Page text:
The Most Heard, Least Known Composers In America
June 7, 2014Posted by on
Are you attending the conference at the Mirage in Las Vegas? Make plans to stop by our special Promax guitar display, You’ll see some amazing guitars, three from Stephen’s personal collection that are featured in his recent book, A Story of Six Strings.
We’ll also be giving away a 1950s Road Worn Fender Stratocaster autographed by none other than rock ‘n’ roll Hall of Fame guitarist Tom Petty.
Make plans to stop by, have a chat, drop your card in the box and maybe walk away with a classic, signed guitar. The drawing is Thursday, June 26 at noon. Remember, you must be present to win.
Thursday night, don’t miss our legendary “After Hours Acoustic Jam,” now in its fourth year, featuring the sensational Byron Bordaux. We’ll be jammin’ along with our many station friends from across the country in the Penthouse Suite at the Mirage from 9 until it all comes tumblin’ down!
Good luck and hope to see you kickin’ it with us in Vegas … baby!
March 4, 2014Posted by on
For the past few years Stephen Arnold Music has worked closely with an inspirational organization that has grown close to our heart: Little Kids Rock.
This innovative nonprofit transforms the lives of children by restoring and revitalizing music education in disadvantaged public schools all over the United States.
A bit of background: today millions of American children receive little to no music in their school curriculum. Major budget cuts continue to force school music programs to close, particularly in schools serving low-income communities.
Little Kids Rock partners with public school districts, training teachers with a groundbreaking curriculum. The nonprofit also donates all of the instruments and resources necessary to run the schools’ music programs.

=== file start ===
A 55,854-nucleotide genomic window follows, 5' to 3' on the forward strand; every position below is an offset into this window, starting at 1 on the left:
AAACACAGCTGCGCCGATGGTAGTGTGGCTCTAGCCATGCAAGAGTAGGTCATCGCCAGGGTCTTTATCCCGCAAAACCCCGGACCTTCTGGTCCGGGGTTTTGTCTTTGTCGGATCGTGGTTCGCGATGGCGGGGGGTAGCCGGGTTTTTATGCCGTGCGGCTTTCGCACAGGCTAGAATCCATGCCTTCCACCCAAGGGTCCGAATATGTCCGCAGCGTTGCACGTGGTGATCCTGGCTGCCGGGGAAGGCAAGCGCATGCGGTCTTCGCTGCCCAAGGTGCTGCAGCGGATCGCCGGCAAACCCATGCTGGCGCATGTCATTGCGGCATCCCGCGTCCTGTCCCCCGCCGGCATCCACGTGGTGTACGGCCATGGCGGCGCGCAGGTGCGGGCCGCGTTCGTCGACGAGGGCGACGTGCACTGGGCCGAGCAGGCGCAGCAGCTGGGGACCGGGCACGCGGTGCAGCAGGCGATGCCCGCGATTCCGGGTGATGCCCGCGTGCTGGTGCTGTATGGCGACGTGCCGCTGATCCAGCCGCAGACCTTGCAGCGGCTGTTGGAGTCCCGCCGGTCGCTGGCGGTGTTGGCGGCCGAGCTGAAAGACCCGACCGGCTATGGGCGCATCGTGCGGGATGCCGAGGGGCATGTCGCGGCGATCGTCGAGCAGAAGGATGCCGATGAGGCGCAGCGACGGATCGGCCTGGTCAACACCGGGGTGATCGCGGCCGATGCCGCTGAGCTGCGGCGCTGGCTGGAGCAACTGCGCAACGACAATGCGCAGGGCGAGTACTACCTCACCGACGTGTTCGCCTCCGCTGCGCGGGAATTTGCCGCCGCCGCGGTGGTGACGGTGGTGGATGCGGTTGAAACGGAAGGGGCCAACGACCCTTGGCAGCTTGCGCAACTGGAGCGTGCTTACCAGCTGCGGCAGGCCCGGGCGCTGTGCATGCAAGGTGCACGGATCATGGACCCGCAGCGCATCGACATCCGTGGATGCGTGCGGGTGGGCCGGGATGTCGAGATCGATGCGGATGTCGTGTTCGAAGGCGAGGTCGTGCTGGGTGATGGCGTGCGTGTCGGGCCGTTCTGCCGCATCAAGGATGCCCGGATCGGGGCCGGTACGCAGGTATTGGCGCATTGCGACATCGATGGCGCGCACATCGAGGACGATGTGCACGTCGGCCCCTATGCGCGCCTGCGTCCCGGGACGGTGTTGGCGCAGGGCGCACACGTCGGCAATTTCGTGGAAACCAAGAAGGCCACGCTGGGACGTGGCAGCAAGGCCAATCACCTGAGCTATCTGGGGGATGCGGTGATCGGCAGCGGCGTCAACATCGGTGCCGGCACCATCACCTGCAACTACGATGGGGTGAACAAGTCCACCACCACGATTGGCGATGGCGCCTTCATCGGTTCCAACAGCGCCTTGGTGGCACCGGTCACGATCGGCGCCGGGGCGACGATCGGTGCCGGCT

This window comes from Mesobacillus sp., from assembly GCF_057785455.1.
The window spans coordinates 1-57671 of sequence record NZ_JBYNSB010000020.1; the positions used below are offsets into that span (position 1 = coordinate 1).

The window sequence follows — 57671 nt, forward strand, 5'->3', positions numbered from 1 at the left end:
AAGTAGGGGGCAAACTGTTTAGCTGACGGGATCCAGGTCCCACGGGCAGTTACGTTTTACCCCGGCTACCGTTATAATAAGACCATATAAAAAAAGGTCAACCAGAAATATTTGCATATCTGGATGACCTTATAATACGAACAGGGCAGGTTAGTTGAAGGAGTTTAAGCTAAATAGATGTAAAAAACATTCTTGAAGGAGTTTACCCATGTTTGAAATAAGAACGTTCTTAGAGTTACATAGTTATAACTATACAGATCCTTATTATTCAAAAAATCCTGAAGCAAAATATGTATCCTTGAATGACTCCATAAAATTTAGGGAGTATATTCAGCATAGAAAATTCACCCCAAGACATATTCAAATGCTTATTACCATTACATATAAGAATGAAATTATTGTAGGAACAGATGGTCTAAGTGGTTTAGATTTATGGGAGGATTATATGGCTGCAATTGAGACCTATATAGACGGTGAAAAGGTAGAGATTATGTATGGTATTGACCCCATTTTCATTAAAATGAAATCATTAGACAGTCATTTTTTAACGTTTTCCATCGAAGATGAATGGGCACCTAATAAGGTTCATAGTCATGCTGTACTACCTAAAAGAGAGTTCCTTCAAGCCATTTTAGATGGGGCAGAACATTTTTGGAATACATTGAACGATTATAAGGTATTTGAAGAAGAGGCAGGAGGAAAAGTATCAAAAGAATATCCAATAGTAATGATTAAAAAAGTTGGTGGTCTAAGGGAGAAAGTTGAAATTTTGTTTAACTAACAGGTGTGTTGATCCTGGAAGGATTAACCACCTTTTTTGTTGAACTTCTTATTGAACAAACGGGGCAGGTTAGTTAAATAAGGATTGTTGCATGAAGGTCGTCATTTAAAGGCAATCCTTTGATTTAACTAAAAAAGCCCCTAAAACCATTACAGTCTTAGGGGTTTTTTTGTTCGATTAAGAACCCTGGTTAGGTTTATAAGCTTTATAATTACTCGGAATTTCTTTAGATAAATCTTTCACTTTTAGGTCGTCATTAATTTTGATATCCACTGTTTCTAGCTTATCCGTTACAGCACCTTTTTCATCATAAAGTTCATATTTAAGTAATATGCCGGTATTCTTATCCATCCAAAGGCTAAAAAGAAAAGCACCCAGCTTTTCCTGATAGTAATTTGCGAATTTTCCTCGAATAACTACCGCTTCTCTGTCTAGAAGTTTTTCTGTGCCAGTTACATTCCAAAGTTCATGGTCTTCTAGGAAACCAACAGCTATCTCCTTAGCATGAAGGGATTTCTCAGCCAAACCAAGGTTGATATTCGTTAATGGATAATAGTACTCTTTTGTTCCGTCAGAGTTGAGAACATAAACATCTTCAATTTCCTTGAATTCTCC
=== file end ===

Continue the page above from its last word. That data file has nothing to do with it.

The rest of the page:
Last Saturday, March 1st, I had a rare opportunity to sit in on one of the Little Kids Rock eight hour training workshops for instructors as they initiated the launching of 60 Dallas Independent School District schools.
That’s right, not six or 16 but 60 DISD schools. For a guy who grew up in Dallas, I can’t tell you how proud that makes me.
It was time consuming, painstaking work lead by Little Kids Rock founder David Wish and music director Scott Burstein. The pair led 25-plus DISD teachers (all of whom graciously donate their time) through a marvelous process on how to teach the curriculum. The seminar included everything from holding a guitar and a pick to tuning an instrument, to warm up exercises and learning songs (with “one-finger chords”) all the way through songwriting techniques.
Can you imagine the delight of seeing a second or third grader write and perform his or her song? The one-finger chord process was simply amazing: the very idea of playing The Beatles’ classic “Eleanor Rigby” with just one finger was unforgettable.
Since founded 12 years ago, Little Kids Rock has taught more than 120,000 schoolchildren to play guitar, piano, bass and drums. Currently, there are chapters in 25 cities with over 1,200 dedicated teachers at the helm.
But if you think the best part is the music, the lessons, or even the songs they learn to play, think again. It’s the fact that children with arts instruction are three-times more likely to continue their education and even earn a degree.
This program also gives schoolchildren something to look forward to. It provides confidence and, most importantly, teaches kids how to express themselves, literally transforming their lives. Simply, music is the vehicle that can make a significant difference in their lives.
One of the first things Little Kids Rock does in workshops is to show a video clip of renowned bassist Victor Wooten, a five-time Grammy Award winner who plays with Béla Fleck and the Flecktones. In Music as a Language Wooten makes the case for learning music in the same way as we learned our first language, calling for a more natural, less academic approach. He makes the point that, as babies, we weren’t taught our first language or corrected when we made a mistake. We didn’t have to write out our ABCs (read music) before we talked (played music). We didn’t even know we were beginners and got to ‘jam’ with people much better than us. Wooten draws on his own musical education as an example of how taking this approach can deliver great results.